Groundbreaking has not been rescheduled as of now and is set for October.  

Back to school Prayer event huge success

Local churches, youth groups, and administrators converged on the grounds of Citizen’s Bank Lodge Sunday night to offer blessings and thanksgiving for the new school year.  Over 100 attended the community wide event.  

Merian Shack Milton had some awesome words to offer returning students, parents, and administrators for the coming year.  Milton said we (Jackson County) come together as a community when tragedy strikes and she wanted the community to come together for something good.  With the start of the new school year, church leaders and administrators joined in prayer for faculty, staff, students, parents, and caregivers for a safe year, a learning year, and a year of peace within our school system.  

The area churches were well represented with Jeff Powell from First Baptist Church, Linda Ellis from St. Joseph AME Church, Nathan Atwood from First Methodist Church, David Green from St. Luke’s Episcopal Church, John Wamsley from the first Presbyterian Church, and Steven Subel from Welcome Assembly of God Church all in attendance.  School administrators were scattered throughout the grounds, praying with students and parents, music from the always-popular Royce Reagan and Ben Crowson and First Baptist Church.   Alisa Garlo gave the closing devotion before Royce and Ben closed out the evening with music. 

Monday morning, in an interview with the TIMES, Milton deemed the event a success, “It was great!  The community responded and everyone seemed to enjoy it.”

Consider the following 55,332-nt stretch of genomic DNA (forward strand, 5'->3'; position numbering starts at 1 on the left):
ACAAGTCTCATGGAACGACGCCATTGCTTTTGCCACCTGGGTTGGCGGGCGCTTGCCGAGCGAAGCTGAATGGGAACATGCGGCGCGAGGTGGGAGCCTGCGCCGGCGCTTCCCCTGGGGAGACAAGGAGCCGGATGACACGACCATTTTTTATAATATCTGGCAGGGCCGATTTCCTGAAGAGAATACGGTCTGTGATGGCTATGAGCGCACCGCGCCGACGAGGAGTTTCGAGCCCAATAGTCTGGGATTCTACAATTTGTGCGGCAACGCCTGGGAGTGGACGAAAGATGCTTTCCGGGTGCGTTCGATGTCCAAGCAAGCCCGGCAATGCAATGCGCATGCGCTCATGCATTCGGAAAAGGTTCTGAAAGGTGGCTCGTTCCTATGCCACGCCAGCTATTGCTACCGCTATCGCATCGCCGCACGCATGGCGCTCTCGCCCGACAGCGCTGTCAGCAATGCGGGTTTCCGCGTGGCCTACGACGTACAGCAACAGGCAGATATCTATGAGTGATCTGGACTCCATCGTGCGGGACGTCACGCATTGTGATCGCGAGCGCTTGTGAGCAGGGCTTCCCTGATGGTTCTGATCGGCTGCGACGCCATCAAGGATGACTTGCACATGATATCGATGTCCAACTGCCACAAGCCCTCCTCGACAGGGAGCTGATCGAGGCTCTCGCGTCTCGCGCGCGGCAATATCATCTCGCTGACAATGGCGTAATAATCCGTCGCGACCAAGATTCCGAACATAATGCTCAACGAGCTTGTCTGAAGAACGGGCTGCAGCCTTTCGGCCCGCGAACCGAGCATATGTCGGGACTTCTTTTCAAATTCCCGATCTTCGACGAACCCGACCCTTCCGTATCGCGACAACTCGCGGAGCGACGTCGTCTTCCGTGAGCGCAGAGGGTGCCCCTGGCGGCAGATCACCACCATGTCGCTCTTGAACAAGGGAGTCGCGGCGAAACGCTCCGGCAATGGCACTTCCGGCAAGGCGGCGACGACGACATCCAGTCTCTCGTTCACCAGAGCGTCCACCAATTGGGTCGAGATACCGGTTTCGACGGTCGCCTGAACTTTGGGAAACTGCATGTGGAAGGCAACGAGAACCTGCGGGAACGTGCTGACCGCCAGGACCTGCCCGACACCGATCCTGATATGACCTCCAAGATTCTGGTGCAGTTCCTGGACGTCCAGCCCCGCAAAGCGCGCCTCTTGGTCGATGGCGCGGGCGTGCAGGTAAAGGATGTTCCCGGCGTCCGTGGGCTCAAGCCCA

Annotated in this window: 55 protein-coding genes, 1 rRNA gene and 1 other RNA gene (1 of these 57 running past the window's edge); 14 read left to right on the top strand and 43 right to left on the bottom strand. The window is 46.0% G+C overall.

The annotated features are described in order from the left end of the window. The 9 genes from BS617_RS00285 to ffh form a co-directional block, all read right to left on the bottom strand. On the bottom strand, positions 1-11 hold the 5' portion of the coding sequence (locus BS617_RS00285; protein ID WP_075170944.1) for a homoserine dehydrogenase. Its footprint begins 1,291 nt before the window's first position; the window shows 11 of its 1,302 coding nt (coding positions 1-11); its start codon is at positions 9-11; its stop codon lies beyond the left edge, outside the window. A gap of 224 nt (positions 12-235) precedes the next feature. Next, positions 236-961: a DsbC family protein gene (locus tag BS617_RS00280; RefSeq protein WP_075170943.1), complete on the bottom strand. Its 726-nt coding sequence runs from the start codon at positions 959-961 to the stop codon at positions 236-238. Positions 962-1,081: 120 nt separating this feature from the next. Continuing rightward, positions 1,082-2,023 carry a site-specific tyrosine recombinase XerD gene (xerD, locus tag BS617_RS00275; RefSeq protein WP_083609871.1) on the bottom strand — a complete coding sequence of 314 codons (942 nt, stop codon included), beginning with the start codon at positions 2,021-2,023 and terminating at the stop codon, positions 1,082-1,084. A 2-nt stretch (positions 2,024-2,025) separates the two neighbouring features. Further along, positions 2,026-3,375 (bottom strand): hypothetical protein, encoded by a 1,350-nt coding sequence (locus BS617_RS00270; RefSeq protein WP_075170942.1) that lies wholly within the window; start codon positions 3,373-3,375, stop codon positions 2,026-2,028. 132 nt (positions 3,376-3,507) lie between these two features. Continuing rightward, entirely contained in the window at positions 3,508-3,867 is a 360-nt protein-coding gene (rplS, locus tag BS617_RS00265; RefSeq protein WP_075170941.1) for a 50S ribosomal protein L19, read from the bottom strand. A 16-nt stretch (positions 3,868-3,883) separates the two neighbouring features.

Emily Glover headed to Southern Union

  • Published in Sports

Emily Glover knew at the end of last season she was not ready to hang up her softball cleats.  This week she made it official – she will be playing another year of softball at Southern Union.  

Emily is a 2016 graduate of Sneads High School and excelled not only in the classroom but on the softball field and volleyball court.  Under coaches Kelvin Johnson and Sheila Roberts, the choice was hers when she left as a Pirate and she chose softball with no regrets.  

After one year at Chipola, she is moving on to Southern Union in just a few short weeks.  About Johnson, Glover says, “I liked how coach Johnson thought, that we should have fun but the big picture was we should win.  He’s a good coach and knows the game and knows what he’s talking about.”  As far as Roberts on the volleyball court, Glover says she can’t be topped, “I love Coach Roberts.  She has helped me a lot from seventh grade through all sports I played and she’s been a big influence in my life as an athlete and as the person I am too.”  

About her move to Southern Union, Emily says, “I’m excited and blessed to have an opportunity to further my education while playing.”

Emily thanked her family for supporting her through all the hard work and for encouraging her to go after her dreams, for telling her she could do anything as long as she put her mind to it.  

At Sneads, Glover batter .371, had 33 hits, 29 runs scored, 22 RBIs, 27 singles, five doubles and a triple her senior year.